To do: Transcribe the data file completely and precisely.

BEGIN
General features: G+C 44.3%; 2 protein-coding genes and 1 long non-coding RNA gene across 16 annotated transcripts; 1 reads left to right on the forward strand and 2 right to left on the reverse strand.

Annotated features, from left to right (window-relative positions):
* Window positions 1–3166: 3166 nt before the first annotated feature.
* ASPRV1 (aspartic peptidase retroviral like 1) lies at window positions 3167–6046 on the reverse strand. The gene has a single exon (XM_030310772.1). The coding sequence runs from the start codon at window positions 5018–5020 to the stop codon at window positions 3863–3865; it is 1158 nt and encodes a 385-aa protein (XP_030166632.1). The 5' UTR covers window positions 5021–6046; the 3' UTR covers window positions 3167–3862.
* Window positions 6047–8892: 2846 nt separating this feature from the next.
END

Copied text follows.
General features: G+C 44.3%; 2 protein-coding genes and 1 long non-coding RNA gene across 16 annotated transcripts; 1 reads left to right on the forward strand and 2 right to left on the reverse strand.

Annotated features, from left to right (window-relative positions):
* Window positions 1–3166: 3166 nt before the first annotated feature.
* ASPRV1 (aspartic peptidase retroviral like 1) lies at window positions 3167–6046 on the reverse strand. The gene has a single exon (XM_030310772.1). The coding sequence runs from the start codon at window positions 5018–5020 to the stop codon at window positions 3863–3865; it is 1158 nt and encodes a 385-aa protein (XP_030166632.1). The 5' UTR covers window positions 5021–6046; the 3' UTR covers window positions 3167–3862.
* Window positions 6047–8892: 2846 nt separating this feature from the next.